“Iron Widow’’ is the New York Times bestselling debut novel of Xiran Jay Zhao, a first-generation Chinese immigrant. Set in a futuristic world with references to East Asian mythology, Chinese cultural elements and historical figures, the novel is both sci-fi and fantasy.
Its pitch describes it as “‘Pacific Rim’ meets ‘The Handmaid’s Tale’ retelling of the rise of Wu Zetian, the only female emperor in Chinese history.” In a promotional video for the novel, the author describes the story as “a wild blend of [their] love of anime and [their] love of Chinese harem dramas.”
The book stars 18-year-old Zetian, who wishes to avenge her older sister who was killed defending Huaxia, the book’s fictional stand-in for China, against creatures called Hunduns. The book describes the Hunduns as large metallic creatures who are “invaders from the cosmos who’d pulverized the height of human civilization some two thousand years ago and shattered humanity into scattered tribes.”
She is unapologetically angry, and that’s what is so fresh about her. Francesa Tacchi, the author of the upcoming novella, “Let the Mountains Be My Grave,” believes “I feel like ‘Iron Widow’ really scratched an itch when it comes to power fantasies for abuse survivors, and that [it] is unapologetic in its portrayal of a survivor’s rage and it is something that is oh-so-needed.”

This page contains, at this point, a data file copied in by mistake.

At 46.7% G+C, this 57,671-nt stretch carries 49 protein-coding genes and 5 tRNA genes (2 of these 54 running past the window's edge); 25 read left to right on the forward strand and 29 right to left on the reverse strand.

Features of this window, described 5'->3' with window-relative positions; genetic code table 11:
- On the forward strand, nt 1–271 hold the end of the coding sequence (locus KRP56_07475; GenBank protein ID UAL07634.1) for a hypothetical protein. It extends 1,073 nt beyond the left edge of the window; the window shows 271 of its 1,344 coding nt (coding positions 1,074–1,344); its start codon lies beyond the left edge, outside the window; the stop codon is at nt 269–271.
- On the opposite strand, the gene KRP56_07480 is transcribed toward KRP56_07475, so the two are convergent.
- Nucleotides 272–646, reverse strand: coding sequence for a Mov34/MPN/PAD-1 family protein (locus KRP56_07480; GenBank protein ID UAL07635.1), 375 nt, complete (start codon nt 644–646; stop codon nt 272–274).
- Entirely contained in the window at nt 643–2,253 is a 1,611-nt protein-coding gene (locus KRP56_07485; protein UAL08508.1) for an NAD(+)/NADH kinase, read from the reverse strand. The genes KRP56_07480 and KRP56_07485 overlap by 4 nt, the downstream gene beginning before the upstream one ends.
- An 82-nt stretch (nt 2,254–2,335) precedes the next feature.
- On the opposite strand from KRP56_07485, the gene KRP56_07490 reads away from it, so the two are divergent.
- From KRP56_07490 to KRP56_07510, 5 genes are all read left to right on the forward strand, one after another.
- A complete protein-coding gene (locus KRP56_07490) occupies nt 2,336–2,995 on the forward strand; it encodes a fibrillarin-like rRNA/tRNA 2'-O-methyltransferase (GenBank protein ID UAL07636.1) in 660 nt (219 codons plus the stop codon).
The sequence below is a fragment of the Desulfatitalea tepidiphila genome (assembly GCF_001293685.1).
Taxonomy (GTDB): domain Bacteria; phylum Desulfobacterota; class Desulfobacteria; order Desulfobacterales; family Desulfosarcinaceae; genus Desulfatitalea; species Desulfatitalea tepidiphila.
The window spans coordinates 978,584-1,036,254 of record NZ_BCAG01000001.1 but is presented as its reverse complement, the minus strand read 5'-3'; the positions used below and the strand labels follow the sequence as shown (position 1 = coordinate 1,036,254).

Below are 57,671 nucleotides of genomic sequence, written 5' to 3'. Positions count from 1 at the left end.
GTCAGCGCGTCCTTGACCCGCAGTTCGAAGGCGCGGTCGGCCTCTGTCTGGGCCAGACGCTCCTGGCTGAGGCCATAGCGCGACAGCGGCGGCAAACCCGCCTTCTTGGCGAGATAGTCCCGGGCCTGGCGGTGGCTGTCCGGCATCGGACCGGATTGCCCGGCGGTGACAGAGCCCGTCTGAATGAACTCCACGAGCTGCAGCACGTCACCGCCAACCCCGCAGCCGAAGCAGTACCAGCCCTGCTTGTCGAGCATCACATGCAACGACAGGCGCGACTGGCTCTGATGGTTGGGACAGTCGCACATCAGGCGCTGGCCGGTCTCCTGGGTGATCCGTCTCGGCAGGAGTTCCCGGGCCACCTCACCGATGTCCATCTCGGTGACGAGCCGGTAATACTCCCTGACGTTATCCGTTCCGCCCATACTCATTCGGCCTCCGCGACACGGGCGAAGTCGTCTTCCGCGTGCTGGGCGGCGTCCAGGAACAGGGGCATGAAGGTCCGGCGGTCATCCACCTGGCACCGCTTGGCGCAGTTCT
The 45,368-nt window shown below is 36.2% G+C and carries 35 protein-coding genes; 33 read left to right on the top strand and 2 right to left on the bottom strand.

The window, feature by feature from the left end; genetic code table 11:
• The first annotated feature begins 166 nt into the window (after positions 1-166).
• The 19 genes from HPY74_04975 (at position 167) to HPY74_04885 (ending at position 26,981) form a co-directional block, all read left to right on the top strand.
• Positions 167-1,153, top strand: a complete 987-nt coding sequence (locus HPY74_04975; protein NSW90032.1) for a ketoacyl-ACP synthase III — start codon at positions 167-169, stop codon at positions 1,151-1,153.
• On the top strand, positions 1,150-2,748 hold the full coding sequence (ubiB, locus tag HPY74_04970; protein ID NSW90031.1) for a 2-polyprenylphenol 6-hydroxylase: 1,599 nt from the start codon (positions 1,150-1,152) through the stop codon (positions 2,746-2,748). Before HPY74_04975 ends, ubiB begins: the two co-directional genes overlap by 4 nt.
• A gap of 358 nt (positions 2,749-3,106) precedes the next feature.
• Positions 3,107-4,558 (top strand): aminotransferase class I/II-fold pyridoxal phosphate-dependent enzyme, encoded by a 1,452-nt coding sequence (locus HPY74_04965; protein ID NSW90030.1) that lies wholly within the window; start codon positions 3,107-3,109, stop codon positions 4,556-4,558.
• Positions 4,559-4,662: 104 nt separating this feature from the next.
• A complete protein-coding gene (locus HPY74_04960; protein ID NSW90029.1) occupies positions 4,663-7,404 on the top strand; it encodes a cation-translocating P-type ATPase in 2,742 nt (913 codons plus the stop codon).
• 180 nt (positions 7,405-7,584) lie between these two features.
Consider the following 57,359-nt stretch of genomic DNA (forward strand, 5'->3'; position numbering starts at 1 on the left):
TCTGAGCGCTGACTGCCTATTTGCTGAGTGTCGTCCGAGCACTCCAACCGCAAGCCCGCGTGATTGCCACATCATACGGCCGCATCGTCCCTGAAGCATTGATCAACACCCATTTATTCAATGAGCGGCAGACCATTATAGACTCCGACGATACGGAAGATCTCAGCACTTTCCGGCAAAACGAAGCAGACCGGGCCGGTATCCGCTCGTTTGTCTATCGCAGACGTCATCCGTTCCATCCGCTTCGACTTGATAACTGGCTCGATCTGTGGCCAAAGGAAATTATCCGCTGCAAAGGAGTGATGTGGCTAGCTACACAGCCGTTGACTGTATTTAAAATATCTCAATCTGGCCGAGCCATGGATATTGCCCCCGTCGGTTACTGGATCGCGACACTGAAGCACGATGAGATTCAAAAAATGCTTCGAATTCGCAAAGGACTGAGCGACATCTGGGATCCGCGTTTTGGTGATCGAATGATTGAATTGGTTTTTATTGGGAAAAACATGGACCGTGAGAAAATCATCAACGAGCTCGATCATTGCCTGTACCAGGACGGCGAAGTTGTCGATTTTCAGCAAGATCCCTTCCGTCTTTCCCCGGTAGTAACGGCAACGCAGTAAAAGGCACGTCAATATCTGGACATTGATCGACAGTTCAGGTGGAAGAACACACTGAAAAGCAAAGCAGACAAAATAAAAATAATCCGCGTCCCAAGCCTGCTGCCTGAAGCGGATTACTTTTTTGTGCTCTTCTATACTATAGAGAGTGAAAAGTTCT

“Iron Widow” speaks on both modern and ancient issues that the author feels deeply on. Publisher’s Weekly’s review said, “Zhao combines allusions to modern Chinese issues, such as the marriage crisis, with ancient practices and beliefs, including footbinding, elements and qi and yin and yang.”
Zhao’s novel also defies how most novels deal with romance and gender roles. In an interview for Oxford University’s school newspaper, “The Oxford Student,” about the romantic themes they state, “I hoped to show that you don’t necessarily have to bind yourself with society’s golden standards for romance and relationships.”
“Iron Widow” is unapologetically a novel rooted in feminism and deeply personal to its author. The novel’s narrator may be based on Wu Zetian in name and in how cunning and strong willed she is. While in ways the novel is a breath of fresh air in a genre that is easily stereotyped, it knows it will upset people and it does not care.
By Annie Phelps